GELLERMAN: So we invited Dr. Paul Epstein to Living on Earth to discuss his new study about the true costs of coal. Nearly half of the electricity in the United States comes from coal, because it’s the cheapest fuel. But, Dr. Epstein, you say that ain’t so.
EPSTEIN: What we pay for coal makes it seem like it’s cheap, but the cost to taxpayers - to the general public in terms of health and
environmental impacts - are enormous.
GELLERMAN: Economists call those externalities.
EPSTEIN: These are externalities, because it’s external to what we pay the coal companies and the power companies - hidden costs of coal.
GELLERMAN: Well, we put a grid here on the whiteboard, and we left some open spaces. We copied this from your study, and you have a lot of categories, I guess about eight or nine categories of the ‘hidden costs’. Let’s deal with the first one: the public health burden in Appalachian communities. What’s that?
EPSTEIN: Well, this is the impacts of air pollution and water pollution, primarily.
GELLERMAN: So what’s the price tag for that?
EPSTEIN: We’ve added up the deaths - about 75 billion dollars per year.
GELLERMAN: It’s billions!
EPSTEIN: These are billions of dollars per year…is what we’re finding it costs the population in terms of their deaths.
GELLERMAN: And this is just in Appalachia!
EPSTEIN: This is just in Appalachia. We’re not talking about Wyoming, or Colorado, or other places in the nation that also mine coal - about 75 billion dollars per year.
GELLERMAN: You have fatalities among the public due to coal transportation by railroad.
EPSTEIN: So we looked at the whole life cycle. Mining - meaning mountaintop and underground, transport to the processing plants, transport in railways to the coal combustion plants. Seventy percent of our railway traffic is coal in this nation.
Think of all the wonderful things we could be doing with all those rail cars for getting around and so on. But, just because of that transport, that has a number of fatalities, and that’s what gives us this figure of 1.8 billion in terms of lives lost from accidents due to coal transport by rail.
GELLERMAN: Now, you have emissions of air pollutants from combustion.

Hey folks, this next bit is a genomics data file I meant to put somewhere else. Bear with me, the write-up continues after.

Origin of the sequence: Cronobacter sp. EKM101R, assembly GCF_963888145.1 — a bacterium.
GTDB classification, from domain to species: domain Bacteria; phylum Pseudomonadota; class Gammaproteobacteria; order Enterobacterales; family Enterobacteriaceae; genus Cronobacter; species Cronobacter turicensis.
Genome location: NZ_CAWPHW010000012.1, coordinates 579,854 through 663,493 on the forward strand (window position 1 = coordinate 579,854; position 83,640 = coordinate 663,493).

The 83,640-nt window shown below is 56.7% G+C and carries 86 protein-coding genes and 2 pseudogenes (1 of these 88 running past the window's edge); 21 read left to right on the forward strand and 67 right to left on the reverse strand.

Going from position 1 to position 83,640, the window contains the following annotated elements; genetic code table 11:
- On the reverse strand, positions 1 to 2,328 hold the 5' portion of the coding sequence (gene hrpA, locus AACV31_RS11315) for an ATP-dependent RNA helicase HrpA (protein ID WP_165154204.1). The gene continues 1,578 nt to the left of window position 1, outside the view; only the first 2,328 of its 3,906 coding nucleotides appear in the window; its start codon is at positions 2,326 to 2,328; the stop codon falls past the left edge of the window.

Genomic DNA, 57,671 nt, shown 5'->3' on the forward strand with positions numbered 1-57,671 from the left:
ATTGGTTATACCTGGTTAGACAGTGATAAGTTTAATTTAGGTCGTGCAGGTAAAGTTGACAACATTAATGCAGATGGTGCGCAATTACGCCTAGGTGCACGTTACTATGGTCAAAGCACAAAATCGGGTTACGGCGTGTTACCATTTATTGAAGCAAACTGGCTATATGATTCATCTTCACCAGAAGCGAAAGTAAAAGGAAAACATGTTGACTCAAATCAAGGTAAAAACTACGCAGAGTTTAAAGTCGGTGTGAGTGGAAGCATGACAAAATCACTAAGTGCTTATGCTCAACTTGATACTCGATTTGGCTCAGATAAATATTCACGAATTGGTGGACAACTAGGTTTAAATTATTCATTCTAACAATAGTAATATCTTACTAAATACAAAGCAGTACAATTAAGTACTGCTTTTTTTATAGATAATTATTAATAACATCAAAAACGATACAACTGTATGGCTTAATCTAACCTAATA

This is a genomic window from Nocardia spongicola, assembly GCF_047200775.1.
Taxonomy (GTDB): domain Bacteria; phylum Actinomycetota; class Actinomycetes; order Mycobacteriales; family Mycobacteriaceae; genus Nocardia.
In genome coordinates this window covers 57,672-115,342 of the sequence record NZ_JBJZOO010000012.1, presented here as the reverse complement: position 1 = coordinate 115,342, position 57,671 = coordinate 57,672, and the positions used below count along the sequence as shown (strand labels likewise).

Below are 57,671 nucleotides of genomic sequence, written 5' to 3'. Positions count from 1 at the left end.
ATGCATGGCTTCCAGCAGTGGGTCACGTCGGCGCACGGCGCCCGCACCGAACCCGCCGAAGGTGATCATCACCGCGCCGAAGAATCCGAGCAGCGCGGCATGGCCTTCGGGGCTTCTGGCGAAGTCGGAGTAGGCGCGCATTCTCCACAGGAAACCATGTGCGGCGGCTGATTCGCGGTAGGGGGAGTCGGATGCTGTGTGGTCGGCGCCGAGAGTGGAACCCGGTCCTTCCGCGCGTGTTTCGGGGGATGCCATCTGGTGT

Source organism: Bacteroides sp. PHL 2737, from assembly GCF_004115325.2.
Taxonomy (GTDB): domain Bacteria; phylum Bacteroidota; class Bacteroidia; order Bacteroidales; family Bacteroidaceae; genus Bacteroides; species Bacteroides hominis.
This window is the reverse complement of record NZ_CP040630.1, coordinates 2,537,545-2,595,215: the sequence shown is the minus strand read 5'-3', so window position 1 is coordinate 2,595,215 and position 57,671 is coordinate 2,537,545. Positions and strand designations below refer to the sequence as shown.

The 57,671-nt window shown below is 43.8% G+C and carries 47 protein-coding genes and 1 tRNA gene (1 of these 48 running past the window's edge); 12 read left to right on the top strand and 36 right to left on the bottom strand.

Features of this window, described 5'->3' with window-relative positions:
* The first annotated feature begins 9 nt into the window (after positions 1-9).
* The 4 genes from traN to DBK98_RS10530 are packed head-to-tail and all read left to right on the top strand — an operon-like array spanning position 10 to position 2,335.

EPSTEIN: Now this is the one that gets most attention. This is the noxes and the soxes and the ozone and the particulate matter. Every time we look at particulate matter, we are appreciating that even very low values affect cardiovascular and lung disease. So these are the deaths from air pollution - what you think of when you think of coal.
[EPSTEIN WRITES ON THE WHITEBOARD]
EPSTEIN: 187.5 billion is our best estimate, per year, that’s attributable to air pollution.
GELLERMAN: You write that, as the levels of coal mining increase in Appalachia, so do the poverty rates and unemployment rates in the area. How is that?
EPSTEIN: Yeah, it seems counter-intuitive, but in fact, the dominant form of mining that is increasing now is the mountaintop removal. And this employs very few people, higher-skilled folks that are driving Caterpillars to move earth and dig up the mountain and blast it away… so, in West Virginia, for instance, it’s less than one percent of the population that is employed in coal today.
GELLERMAN: Okay, then we have climate contribution from combustion. This would be…greenhouse gasses?
EPSTEIN: Just mountaintop removal removes trees - it removes soil, and just from that we get carbon. And then methane’s released from some of the mines. This in itself is contributing to climate change - just the mining.
When we look at the burning of coal, we’re talking about carbon dioxide, methane, and we’re also looking at black carbon, soot, or particulate matter, which traps heat in the atmosphere. So, looking at the climate contribution of just combustion, we get a range based on what’s called the ‘social cost of carbon’ - what comes out to 205.8 billion dollars a year.
GELLERMAN: Real money! So if we were to take the true value of the cost of electricity, it would be a lot more.
EPSTEIN: So all of that adds up to somewhere between a third and a half a trillion dollars per year that we can attribute are the external costs of coal. We estimate this would double or even quadruple the cost of coal that we would pay in cents per kilowatt-hour. Coal becomes very expensive if we look at these external costs, and it makes wind and solar and smart-grid highly competitive.
GELLERMAN: Well, Dr. Epstein, thank you very much for coming in, I really appreciate it.
EPSTEIN: Thank you, Bruce.
Watch Dr. Epstein explain his figures for the true costs of coal. (Jessica Ilyse Smith)
GELLERMAN: Dr. Paul Epstein is the Associate Director of the Center for Health and the Global Environment at Harvard Medical School, and lead author of the study “Full Cost Accounting for the Lifecycle of Coal.” It’s in the latest edition of the annals of the New York Academy of Sciences.